For its part, in 2011 the Indian government indicated that it would soon introduce legislation to allow foreign enterprises like Walmart entry into the retail sector. On the basis on this promise, Walmart and Bharti were planning to expand downstream from wholesale into retail establishments, but their plans were put on hold in late 2011 when the Indian government announced that the legislation had been shelved for the time being. Apparently, opposition to such reform had reached such a pitch that implementing it was not worth the political risk. Whether and when this will change remains to be seen.•
Sources: V. Bajaj, “Wal-Mart Debate Rages in India,” The New York Times, December 6, 2011, pp. B1, B2; S.G. Mozumder, “Walmart Is Not Coming to India Just to Sell,” India Abroad, December 16, 2011, pp. A18–A19; and R. Kohli and J. Bhaqwati, “Organized Retailing in India: Issues and Outlook,” Columbia Program on Indian Economic Policies, working paper no. 2011-1, January 22, 2011.
Foreign direct investment (FDI) occurs when a firm invests directly in facilities to produce or market a product in a foreign country. According to the U.S. Department of Commerce, FDI occurs whenever a U.S. citizen, organization, or affiliated group takes an interest of 10 percent or more in a foreign business entity. Once a firm undertakes FDI, it becomes a multinational enterprise. An example of FDI is given in the opening case, which describes Walmart’s recent investments in India. Walmart first became a multinational in the early 1990s when it invested in Mexico.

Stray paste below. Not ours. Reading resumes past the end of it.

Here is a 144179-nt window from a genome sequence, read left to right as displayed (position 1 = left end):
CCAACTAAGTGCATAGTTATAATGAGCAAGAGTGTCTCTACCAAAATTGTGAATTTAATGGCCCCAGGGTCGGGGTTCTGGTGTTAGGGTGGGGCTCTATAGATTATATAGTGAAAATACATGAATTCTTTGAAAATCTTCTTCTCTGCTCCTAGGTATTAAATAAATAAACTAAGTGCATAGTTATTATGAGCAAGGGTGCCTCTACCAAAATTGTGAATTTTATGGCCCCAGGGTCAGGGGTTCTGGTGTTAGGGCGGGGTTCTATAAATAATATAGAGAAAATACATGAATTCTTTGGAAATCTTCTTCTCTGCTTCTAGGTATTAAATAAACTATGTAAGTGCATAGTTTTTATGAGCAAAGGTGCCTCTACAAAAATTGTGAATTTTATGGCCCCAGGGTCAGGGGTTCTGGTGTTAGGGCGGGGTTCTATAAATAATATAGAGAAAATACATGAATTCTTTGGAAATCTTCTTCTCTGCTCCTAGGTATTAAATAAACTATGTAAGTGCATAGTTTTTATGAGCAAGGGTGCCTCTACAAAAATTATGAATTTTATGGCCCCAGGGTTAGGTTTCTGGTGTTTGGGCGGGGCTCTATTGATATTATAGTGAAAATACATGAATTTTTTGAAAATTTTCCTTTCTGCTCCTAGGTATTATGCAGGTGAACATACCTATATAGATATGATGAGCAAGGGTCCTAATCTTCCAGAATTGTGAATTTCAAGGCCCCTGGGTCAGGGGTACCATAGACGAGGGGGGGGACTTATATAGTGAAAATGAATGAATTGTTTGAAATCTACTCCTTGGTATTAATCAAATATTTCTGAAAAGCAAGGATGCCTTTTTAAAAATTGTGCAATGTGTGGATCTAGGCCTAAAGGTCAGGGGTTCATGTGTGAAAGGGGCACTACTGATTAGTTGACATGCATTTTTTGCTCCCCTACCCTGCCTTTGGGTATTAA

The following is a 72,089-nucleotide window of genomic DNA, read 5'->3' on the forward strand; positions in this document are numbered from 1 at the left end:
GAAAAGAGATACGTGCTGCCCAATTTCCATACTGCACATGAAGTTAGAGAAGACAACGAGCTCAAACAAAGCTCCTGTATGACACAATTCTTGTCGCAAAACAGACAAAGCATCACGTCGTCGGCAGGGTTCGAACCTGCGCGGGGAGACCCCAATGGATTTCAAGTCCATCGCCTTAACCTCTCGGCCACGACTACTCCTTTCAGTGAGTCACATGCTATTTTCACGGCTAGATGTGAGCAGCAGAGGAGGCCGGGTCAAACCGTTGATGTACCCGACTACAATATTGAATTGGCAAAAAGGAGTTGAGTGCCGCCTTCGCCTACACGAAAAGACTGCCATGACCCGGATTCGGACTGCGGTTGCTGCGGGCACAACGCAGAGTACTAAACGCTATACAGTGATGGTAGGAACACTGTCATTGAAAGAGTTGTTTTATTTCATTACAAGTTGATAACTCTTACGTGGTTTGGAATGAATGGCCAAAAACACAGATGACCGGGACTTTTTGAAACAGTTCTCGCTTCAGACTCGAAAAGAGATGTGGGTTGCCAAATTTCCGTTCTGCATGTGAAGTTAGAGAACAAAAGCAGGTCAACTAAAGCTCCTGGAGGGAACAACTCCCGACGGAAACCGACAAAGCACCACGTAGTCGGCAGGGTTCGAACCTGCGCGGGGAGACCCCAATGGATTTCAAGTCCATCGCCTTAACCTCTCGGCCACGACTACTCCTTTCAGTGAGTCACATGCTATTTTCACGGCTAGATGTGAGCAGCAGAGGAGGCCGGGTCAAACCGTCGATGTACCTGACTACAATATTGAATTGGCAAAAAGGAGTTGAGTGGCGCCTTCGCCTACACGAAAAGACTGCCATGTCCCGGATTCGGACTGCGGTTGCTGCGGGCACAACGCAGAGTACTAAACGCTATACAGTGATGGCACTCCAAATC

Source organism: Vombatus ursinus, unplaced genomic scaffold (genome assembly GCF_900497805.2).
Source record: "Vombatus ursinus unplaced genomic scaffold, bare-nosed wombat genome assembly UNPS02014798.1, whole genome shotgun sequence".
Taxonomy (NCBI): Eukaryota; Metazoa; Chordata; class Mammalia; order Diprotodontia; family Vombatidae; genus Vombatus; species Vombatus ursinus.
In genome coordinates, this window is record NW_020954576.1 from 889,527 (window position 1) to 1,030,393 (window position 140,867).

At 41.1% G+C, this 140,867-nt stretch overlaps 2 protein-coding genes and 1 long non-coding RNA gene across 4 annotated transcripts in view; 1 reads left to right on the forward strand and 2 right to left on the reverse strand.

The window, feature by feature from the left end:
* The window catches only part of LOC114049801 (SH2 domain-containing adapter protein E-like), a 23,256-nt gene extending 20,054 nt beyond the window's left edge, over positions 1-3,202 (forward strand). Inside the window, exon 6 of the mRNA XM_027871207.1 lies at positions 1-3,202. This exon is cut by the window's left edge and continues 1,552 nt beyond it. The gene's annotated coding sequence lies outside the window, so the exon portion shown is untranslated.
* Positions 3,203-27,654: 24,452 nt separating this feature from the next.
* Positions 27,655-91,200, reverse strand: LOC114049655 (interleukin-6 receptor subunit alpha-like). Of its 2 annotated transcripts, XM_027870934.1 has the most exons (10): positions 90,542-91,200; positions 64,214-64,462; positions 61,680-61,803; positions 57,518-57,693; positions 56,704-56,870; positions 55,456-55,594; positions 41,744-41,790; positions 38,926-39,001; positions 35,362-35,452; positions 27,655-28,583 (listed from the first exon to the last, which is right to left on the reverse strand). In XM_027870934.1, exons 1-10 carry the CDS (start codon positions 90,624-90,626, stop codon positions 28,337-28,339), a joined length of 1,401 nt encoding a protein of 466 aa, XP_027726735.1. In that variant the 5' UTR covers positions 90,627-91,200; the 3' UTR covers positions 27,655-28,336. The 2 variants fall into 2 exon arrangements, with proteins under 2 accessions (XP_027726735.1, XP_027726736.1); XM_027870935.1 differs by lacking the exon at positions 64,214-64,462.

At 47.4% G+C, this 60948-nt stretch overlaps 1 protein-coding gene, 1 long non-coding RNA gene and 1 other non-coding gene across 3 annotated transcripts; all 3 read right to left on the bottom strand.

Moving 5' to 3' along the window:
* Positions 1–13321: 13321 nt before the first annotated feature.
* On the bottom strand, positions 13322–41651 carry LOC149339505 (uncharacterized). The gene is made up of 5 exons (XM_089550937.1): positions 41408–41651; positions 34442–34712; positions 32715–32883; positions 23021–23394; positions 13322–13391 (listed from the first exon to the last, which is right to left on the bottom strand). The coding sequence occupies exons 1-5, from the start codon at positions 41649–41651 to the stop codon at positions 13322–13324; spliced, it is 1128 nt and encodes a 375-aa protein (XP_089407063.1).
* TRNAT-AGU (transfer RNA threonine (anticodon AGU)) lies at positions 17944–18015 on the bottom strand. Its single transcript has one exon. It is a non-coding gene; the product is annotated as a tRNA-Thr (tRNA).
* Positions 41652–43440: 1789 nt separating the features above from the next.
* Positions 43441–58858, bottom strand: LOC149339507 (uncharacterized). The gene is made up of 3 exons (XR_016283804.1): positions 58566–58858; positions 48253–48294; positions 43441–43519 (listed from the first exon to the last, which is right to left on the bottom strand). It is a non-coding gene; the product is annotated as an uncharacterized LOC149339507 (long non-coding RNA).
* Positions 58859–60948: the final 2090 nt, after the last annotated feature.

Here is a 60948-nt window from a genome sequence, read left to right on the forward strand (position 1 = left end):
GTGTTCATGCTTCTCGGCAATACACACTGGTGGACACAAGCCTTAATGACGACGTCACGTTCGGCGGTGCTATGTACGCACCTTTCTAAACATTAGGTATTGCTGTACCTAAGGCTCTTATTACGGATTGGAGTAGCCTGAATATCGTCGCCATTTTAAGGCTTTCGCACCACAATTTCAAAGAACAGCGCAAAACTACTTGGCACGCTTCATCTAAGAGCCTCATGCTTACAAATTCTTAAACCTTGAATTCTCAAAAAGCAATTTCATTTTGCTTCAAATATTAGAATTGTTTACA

FDI takes on two main forms. The first is a greenfield investment, which involves the establishment of a new operation in a foreign country. The second involves acquiring or merging with an existing firm in the foreign country. Acquisitions can be a minority (where the foreign firm takes a 10 percent to 49 percent interest in the firm’s voting stock), majority (foreign interest of 50 percent to 99 percent), or full outright stake (foreign interest of 100 percent).1
Establishing a new operation in a foreign country.
This chapter opens by looking at the importance of foreign direct investment in the world economy. Next, it reviews the theories that have been used to explain foreign direct investment. The chapter then moves on to look at government policy toward foreign direct investment and closes with a section on implications for business.